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Far From The Tree

“I saw him, sir, under the apple tree, plain as anything. Such a shock it gave me.”

Isla was a QA on the production line. I could see she was too upset to work, so I called her into my office and poured her a coffee.

“Others have seen Mister Cooper’s ghost before you,” I reassured her. “He haunts the apple tree he planted outside when he founded this company. Coopers have been making cider in these parts for a century and growing apples for longer than that. That’s his name, on your badge.”

My workers all wore the Cooper’s Cider logo: a rosy apple in a sun-tanned hand.

“He looked,” she said, hesitantly, “so sad.”

“It’s a sad story,” I said. “Don’t worry about the rest of your shift. You’ve had a fright and need to calm yourself.” She nibbled on a shortbread while I told her the story. “Brynmor Cooper wanted to share his good fortune so he adopted a little boy, dark-haired imp he was, bought at the marketplace for an old farthing and named Hammet.”

Isla sniffed, but was no longer shaking.

“Such tragedies followed. Brynmor’s older son fell out of a window. His young daughter died in the cradle. Then his wife sickened.”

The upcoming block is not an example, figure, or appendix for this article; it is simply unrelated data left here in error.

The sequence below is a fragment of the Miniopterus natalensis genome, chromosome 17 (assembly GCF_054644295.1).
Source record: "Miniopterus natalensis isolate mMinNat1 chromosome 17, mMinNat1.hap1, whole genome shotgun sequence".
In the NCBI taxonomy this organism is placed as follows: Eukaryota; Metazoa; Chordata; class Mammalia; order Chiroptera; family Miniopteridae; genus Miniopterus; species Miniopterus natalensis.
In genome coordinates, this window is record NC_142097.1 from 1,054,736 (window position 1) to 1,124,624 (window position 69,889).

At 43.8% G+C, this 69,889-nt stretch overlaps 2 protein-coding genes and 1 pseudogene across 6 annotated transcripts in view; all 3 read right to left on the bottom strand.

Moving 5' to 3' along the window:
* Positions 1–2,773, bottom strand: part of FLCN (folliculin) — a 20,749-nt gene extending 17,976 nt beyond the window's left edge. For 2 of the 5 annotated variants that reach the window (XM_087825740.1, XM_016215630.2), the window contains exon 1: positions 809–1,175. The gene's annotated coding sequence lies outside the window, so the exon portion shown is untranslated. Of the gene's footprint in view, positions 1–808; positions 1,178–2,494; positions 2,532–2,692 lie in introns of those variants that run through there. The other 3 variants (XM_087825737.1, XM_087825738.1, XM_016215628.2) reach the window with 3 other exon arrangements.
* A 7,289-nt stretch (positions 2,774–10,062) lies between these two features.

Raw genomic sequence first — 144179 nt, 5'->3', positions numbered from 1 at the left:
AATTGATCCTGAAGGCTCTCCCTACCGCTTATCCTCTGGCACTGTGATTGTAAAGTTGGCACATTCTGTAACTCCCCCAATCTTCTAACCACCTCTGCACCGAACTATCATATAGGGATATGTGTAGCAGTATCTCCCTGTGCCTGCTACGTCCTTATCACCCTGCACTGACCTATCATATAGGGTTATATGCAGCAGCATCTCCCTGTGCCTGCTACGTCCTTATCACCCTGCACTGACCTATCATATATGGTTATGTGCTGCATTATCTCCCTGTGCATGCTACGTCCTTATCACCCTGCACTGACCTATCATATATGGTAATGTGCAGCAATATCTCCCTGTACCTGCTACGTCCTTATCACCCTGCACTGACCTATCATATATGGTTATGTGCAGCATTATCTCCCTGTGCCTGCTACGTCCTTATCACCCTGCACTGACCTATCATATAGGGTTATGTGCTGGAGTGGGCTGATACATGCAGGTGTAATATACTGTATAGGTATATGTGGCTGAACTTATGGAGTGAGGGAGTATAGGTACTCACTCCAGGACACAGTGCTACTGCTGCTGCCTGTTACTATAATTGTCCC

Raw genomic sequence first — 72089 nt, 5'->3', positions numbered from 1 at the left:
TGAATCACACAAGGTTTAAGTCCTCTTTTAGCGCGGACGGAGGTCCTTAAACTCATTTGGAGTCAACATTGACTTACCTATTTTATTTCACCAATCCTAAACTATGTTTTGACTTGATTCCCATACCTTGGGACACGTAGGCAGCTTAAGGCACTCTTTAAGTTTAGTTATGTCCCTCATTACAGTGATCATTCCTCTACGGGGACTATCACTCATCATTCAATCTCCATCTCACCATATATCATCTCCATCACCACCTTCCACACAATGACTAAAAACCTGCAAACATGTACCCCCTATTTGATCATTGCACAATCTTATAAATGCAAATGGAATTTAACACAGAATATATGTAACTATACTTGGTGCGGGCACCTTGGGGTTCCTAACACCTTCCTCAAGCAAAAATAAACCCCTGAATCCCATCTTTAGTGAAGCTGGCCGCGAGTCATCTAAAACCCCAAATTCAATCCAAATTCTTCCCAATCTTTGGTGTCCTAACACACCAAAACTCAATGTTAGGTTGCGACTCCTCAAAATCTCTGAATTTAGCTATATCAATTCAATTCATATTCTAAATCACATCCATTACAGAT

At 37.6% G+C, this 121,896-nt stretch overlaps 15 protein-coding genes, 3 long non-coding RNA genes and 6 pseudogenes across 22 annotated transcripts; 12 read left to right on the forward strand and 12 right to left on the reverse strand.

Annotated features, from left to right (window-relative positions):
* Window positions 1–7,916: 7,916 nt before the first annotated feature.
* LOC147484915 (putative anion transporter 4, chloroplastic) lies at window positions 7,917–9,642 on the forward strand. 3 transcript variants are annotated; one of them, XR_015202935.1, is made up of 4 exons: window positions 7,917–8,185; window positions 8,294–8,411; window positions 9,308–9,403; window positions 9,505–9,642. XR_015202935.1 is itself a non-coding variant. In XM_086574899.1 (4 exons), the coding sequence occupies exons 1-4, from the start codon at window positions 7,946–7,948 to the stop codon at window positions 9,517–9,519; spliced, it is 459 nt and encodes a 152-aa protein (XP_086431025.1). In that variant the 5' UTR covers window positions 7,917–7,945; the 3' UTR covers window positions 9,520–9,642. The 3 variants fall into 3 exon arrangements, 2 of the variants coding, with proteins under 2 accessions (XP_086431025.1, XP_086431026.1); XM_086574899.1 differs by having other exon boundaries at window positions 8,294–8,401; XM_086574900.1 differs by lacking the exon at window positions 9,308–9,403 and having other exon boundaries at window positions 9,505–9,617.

“How awful.”

“It got worse. Brynmor took a turn and died soon after his wife and of a similar sickness. Very mysterious. The family didn’t want Hammet to inherit the business. They came to Pomona House to challenge the will.”

Isla’s eyes widened. “Was that … the Big Fire?”

I nodded. “That apple tree is all that’s left of Brynmor Cooper’s estate.”

“So Hammet inherited the business?”

“I suppose he did.”

“How nice for Mr Cooper,” said Isla, “watching over the business from his old tree.”

I walked Isla back to the factory floor, then crossed the busy road to stand under the tree. It was a fine autumn morning and the town was scented with ripening apples.

“Still there are you, you old fool?” I murmured.

The branches shifted in breeze. An apple dropped to the grass. I picked it up and took a bite, while I contemplated my factory.

“I’ve insured it for a fortune.”

A worm wriggled out of the apple core. I threw it away.

“This time, Father,” I told the rustling branches, “I’ll make sure your wretched tree burns down too.”

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